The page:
Sudan: Thousands Gathered in Sudan's Capital Call for Fully Civilian Government

Sudanese women wave flags during outside army headquarters in Khartoum (file photo).

Protests erupted in the streets of Khartoum on Thursday over Sudan's hybrid transitional government.

Supporters of the northeast African nation's civilian coalition, the Forces of Freedom and Change, turned out after crowds who support a military-led government marched against civilian rule Saturday.

Thousands of pro-democracy protesters called for a fully civilian government. Their demonstrations skirted around the presidential palace, where pro-military protesters have sat for six days, according to Reuters. Factional rivalries threaten to break apart Sudan's tenuous power-sharing agreement before elections scheduled for 2023.

Civilian leaders have shared power with Sudan's military generals since former President Omar al-Bashir was ousted in 2019. But hopes for democratization have run aground after the transitional government's military wing began calling for the civilian Cabinet's dissolution.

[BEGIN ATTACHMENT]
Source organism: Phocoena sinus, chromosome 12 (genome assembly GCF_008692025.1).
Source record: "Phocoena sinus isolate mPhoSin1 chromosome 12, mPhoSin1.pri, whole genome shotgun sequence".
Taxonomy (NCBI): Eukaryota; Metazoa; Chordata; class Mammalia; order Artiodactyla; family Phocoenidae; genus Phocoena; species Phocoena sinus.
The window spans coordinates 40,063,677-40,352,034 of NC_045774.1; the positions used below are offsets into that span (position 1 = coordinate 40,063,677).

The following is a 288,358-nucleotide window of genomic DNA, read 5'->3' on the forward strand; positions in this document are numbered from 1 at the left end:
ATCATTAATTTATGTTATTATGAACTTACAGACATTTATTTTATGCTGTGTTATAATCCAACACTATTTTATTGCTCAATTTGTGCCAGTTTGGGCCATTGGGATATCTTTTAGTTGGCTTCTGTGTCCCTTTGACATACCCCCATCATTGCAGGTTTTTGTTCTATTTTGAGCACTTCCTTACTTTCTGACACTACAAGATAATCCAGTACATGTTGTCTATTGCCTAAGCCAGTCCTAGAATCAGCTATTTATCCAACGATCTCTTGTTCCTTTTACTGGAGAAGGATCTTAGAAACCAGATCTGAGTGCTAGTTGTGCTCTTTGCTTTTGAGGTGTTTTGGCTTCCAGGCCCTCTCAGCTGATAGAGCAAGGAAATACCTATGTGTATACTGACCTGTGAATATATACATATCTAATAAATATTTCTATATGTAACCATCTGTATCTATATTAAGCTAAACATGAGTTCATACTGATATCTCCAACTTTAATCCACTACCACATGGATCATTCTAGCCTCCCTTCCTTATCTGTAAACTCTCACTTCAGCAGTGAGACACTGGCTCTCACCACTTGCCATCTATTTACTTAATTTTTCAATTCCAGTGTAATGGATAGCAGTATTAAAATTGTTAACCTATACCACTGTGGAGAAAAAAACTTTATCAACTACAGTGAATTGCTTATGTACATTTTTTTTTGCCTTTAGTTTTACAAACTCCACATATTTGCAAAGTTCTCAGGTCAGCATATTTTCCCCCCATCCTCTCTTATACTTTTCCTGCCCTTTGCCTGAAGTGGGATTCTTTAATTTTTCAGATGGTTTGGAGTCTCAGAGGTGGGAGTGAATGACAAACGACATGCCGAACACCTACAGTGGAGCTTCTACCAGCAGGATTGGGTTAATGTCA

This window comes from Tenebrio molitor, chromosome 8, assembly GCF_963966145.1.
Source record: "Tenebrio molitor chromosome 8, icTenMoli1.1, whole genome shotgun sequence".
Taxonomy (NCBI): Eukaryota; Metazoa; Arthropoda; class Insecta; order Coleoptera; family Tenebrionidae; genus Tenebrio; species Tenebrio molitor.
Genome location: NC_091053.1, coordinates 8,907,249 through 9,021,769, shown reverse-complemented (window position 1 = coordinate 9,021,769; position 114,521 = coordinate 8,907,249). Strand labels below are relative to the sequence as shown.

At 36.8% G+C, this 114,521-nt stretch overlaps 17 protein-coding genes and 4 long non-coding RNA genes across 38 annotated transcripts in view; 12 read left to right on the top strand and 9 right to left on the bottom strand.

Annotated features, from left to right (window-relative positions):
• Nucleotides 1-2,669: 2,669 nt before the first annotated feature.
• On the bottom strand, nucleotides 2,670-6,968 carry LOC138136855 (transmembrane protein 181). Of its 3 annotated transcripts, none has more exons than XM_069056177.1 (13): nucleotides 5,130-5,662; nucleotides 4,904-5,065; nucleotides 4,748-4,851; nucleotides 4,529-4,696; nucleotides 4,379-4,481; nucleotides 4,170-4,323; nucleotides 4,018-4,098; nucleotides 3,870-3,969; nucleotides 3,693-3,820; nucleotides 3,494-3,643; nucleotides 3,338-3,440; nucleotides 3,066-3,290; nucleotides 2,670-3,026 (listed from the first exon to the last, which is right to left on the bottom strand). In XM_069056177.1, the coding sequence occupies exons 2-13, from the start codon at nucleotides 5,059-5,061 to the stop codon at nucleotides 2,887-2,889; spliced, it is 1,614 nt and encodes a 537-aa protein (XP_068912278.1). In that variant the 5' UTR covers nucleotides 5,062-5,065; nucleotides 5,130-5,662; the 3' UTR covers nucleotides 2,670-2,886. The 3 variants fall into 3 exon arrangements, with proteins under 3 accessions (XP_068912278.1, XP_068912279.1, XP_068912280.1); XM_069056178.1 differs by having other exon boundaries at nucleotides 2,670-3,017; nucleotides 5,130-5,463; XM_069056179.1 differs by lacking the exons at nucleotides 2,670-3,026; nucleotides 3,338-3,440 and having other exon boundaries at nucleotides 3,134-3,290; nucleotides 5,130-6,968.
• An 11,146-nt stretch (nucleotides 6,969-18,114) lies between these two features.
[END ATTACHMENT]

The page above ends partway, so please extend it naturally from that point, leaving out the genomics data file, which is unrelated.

Protesters on Thursday accused General Abdel Fattah al-Burhan, chairman of the Sovereignty Council of Sudan, of continued loyalty to Bashir, Al Jazeera reported.

Burhan has called for dismantling the Cabinet of Prime Minister Abdalla Hamdok. Burhan's supporters say Hamdok's government has bungled Sudan's economic recovery, The Associated Press reported. Despite these tensions, both Hamdok and Burhan have asked their supporters to stay peaceful as protests across the country continue.

The Sudanese Professionals Association, an organization of trade unions instrumental in organizing the protests, said on Twitter that security forces attacked demonstrators outside parliament.

Reuters reported that protesters burned tires, waved Sudan's flag and chanted pro-democracy slogans, part of the largest demonstrations of Sudan's post-Bashir transition. Some Sudanese government officials even took part in Thursday's protests.

Some information for this report came from The Associated Press and Reuters.

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